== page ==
'Tintin' is Pimpin' in First Photos

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Peter Jackson. Steven Spielberg. "Tintin."

How could this not be awesome?

Answer: of course it's awesome, silly, and Empire has the proof in the form of the first still images from the upcoming motion-capture CGI adaptation of the beloved series of graphic novels by Hergé.

Directed by the legendary Spileberg with a producing assist from Jackson and his gang of effects wizards at WETA, "The Adventures of Tintin: Secret of the Unicorn" is being brought to life in animated 3-D and Jackson, for one, couldn't be more excited.

"With live action you’re going to have actors pretending to be Captain Haddock and Tintin,” Jackson said. “You’d be casting people to look like them. It’s not really going to feel like the Tintin Hergé drew. It’s going to be somewhat different. With CGI we can bring Hergé’s world to life, keep the stylized caricatured faces, keep everything looking like Hergé’s artwork, but make it photo-real.”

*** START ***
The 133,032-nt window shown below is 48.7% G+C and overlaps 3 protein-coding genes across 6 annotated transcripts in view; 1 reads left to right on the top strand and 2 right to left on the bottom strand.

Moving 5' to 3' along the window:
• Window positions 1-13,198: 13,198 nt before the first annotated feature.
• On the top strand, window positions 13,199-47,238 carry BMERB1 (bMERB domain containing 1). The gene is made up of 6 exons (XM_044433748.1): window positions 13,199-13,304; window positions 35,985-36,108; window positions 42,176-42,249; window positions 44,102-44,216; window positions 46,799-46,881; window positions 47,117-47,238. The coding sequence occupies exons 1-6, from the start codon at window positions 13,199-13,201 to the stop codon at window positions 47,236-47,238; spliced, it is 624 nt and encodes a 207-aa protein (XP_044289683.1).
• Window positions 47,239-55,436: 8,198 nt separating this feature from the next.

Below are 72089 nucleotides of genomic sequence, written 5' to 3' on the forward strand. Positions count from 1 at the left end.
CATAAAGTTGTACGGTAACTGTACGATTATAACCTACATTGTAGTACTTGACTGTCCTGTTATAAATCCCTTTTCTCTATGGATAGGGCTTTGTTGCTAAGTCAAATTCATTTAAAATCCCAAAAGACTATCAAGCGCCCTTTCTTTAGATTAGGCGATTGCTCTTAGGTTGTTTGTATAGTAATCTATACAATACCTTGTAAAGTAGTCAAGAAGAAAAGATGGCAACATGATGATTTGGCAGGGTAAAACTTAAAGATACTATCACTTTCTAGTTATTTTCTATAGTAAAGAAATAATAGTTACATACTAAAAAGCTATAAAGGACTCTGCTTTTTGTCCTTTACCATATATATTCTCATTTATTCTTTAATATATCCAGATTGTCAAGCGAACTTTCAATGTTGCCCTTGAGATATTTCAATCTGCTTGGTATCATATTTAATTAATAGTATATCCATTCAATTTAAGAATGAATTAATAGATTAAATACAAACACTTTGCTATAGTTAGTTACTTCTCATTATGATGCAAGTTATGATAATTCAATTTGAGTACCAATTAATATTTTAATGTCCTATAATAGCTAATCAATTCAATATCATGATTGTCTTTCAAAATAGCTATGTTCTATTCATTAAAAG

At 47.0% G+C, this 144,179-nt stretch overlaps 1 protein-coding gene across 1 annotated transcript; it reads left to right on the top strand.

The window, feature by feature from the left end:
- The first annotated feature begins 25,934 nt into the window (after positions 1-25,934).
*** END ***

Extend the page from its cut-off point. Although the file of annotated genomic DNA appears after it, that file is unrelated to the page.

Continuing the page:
And Spielberg echoes that excitement only, you know, in a slightly more Spielbergian way.

"The first part of the film, which is the most mysterious part, certainly owes much to not only film noir but the whole German Brechtian theatre — some of our night scenes and our action scenes are very contrasty. But at the same time the movie is a hell of an adventure.”

Sure.

But anyway, back to those photos, which -- Brechtian influences or not -- do look pretty cool. The first of them shows good ol' Captain Haddock (played by motion capture genius Andy Serkis, who brought Gollum to life for 'The Lord of the Rings") in mid-rant, while the second shows Haddock and Tintin sitting atop a capsized boat, awaiting rescue.

And it's a good thing those pictures look so cool, because Jackson has high hopes that this will be just the first of many Tintin movies to come.

"One of my favorites is "The Seven Crystal Balls," so that’s the one I’ve always been thinking of,” Jackson said. “I also really like the Eastern European ones, the Balkan ones like "King Ottoman’s Sceptre" and "The Calculus Affair." I think it’s a terrific setting for a thriller, the weird Balkan politics and the mysterious secret service agents. I think the Moon ones are terrific, but they’d be good for the third or fourth Tintin film, if we get that far. We want to keep his feet on the ground just a little bit longer.”

We think Hergé -- and Brecht -- would approve.